Avengers: No Road Home's Finale is a Love Letter to the Marvel Universe

After ten weeks, Avengers: No Road Home comes to an end, marking the team's final battle with Nyx, Queen of the Night. In its finale, the creative team of Jim Zub, Al Ewing, Mark Waid and Sean Izaakse deliver an issue that's not only a fitting end to the weekly series, but a heartfelt love letter to the entire Marvel Universe. More impressive, is does this while delivering upon the series' driving question of what exactly it takes to be an Avenger. The creative team has crafted the single best issue of the entire series, topping their previous collaboration with last year's weekly series Avengers: No Surrender.

Picking up immediately after the previous issue, Vision confronts Nyx for a final showdown with the fate of the entire Marvel Universe at stake. Despite facing overwhelming odds, Vision is undeterred and calls upon a surprising source for reinforcements in a pitched battle. It's a nice twist on the entire series as the creative team shows its hand, drawing from decades of Marvel history to deliver a wholly satisfying conclusion and subverting expectations of the usual mindless superhero action that can dominate the industry. That Waid will be writing this summer's History of the Marvel Universe is cause for celebration, as the issue provides a trip down memory lane that comes off as a celebration rather than forced fan service.

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Ewing, Waid and Zub present the finale as a metatextual meditation on the nature of storytelling, the importance of hope in a medium that recently been overly preoccupied with darkness, and what it takes to be a hero. It's no grand coincidence that the primary antagonist of this series is darkness personified, and the creative team make this connection especially apparent here. The level of self-aware storytelling is reminiscent of Grant Morrison and Alan Moore's writing, though this team never comes off as if they are riffing off of the British comic writers.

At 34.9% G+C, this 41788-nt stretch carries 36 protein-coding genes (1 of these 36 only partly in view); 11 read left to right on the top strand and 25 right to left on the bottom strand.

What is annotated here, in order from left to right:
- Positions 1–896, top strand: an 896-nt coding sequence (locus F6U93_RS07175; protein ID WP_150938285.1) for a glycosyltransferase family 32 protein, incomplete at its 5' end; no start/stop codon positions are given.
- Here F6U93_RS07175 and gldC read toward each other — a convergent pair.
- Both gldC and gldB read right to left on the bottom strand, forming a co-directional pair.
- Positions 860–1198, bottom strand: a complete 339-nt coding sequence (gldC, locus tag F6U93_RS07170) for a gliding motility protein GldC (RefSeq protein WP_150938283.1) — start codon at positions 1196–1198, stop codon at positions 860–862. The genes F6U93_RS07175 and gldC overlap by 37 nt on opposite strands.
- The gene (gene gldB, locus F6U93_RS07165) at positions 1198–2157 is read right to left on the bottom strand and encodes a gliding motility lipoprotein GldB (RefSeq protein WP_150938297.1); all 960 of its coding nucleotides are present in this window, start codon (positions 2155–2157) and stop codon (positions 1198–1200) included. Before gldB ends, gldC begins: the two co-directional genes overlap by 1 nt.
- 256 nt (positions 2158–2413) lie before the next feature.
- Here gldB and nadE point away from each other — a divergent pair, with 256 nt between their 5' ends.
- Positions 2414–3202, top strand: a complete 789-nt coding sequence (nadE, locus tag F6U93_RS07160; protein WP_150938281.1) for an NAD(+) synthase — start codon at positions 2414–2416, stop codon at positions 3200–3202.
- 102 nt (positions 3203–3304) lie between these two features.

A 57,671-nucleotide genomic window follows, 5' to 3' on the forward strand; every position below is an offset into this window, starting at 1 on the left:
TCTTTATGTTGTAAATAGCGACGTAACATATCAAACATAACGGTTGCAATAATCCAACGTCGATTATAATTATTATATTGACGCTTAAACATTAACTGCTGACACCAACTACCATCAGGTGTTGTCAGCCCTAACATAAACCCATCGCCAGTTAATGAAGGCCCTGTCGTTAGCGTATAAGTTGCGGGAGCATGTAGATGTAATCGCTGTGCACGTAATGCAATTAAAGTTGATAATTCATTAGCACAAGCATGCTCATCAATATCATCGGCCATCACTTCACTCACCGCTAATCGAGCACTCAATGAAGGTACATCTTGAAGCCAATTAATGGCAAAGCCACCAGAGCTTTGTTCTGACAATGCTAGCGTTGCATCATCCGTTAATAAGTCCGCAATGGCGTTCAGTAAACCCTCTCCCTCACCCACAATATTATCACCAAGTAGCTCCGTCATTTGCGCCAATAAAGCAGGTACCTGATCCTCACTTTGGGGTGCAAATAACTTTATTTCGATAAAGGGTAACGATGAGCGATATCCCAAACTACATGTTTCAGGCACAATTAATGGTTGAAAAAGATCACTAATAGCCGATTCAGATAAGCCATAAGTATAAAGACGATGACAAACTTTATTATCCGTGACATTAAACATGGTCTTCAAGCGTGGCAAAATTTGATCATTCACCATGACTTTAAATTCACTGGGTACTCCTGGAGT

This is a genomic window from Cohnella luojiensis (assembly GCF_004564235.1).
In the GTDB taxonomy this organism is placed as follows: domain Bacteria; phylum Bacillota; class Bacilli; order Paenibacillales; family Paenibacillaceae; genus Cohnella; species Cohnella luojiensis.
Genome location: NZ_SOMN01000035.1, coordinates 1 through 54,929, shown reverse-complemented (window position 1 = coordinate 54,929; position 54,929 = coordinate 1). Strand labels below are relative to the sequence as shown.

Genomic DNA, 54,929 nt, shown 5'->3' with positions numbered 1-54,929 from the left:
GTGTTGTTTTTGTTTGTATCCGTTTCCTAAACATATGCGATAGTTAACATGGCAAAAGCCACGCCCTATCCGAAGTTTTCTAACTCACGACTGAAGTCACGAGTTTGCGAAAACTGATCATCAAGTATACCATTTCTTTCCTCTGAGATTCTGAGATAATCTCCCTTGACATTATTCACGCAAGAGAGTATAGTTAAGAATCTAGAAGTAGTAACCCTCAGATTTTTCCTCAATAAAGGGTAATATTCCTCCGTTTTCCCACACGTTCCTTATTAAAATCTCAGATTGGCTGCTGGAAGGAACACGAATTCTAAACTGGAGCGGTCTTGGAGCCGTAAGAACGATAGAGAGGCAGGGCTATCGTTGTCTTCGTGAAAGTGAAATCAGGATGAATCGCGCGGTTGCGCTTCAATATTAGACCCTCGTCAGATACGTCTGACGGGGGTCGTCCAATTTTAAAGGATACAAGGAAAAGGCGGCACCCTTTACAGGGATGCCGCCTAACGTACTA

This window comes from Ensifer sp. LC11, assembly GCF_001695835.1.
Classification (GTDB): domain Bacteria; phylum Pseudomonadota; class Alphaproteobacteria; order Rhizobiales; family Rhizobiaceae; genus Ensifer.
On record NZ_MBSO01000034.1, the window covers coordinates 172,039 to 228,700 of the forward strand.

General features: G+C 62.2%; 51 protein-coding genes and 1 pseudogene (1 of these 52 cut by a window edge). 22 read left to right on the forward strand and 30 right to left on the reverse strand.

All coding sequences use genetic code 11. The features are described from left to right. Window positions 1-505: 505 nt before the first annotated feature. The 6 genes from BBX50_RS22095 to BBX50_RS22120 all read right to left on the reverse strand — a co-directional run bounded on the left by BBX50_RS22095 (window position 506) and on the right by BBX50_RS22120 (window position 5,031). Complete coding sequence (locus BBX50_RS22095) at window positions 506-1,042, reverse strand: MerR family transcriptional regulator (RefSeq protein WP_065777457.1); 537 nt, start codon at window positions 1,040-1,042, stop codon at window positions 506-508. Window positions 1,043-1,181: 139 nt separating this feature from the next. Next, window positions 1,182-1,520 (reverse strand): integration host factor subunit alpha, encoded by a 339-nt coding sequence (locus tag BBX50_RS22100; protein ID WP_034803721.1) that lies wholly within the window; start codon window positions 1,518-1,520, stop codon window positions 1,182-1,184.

If the writers of the issue appear to be channeling Moore and Morrison, artist Sean Izaakse's work here will certainly remind readers of the works of Marvel legends including Jack Kirby, Steve Ditko, and Dave Cockrum. Working with colorists Erick Arciniega and Marcio Menyz, Izaakse has the seemingly daunting task of evoking Marvel's extensive history and vast library of colorful characters in this issue without coming off as dated or overstuffed in an issue that is both a sendoff for No Road Home while reflecting on the Marvel legacy. That's a very tall order but fortunately the art team exceeds lofty expectations here; Izaake's creatively collaborative chemistry with longtime partner Zub on full display.

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While Avengers: No Road Home may not seem to have especially lasting consequences (aside from the reintroduction of Conan the Barbarian into the Marvel Universe), one suspects that was never truly the title's ultimate goal. Whereas No Surrender was an effort to stage big, bombastic, classic Avengers action, its follow-up has been a more self-conscious exploration of mainstream superhero storytelling, as its offbeat cast of characters each undergo self-examination while battling to save the universe.

While a bit uneven at times, Avengers: No Road Home closes with one of the strongest single issues any member of its creative team has put together in recent memory. This is not meant as a slight to their previous work, but rather as a testament to how breathtakingly good this comic is. While the metatextual detour may throw readers expecting a more conventional superhero showdown for a loop, it's a fantastic look at Marvel Universe from the perspective of the one of the most synthetic, yet authentic, members of the Avengers; Vision's outside perspective giving a Kirby-like quality of the strange, wonderful world that Marvel has thrilled fans for for decades. The finale to Avengers: No Road Home is one of those rare cases where the destination is far more important than the journey to get there.

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Avengers: No Road Home #10 is written by Mark Waid, Jim Zub and Al Ewing and illustrated by Sean Izaakse. It is on sale now from Marvel Comics.

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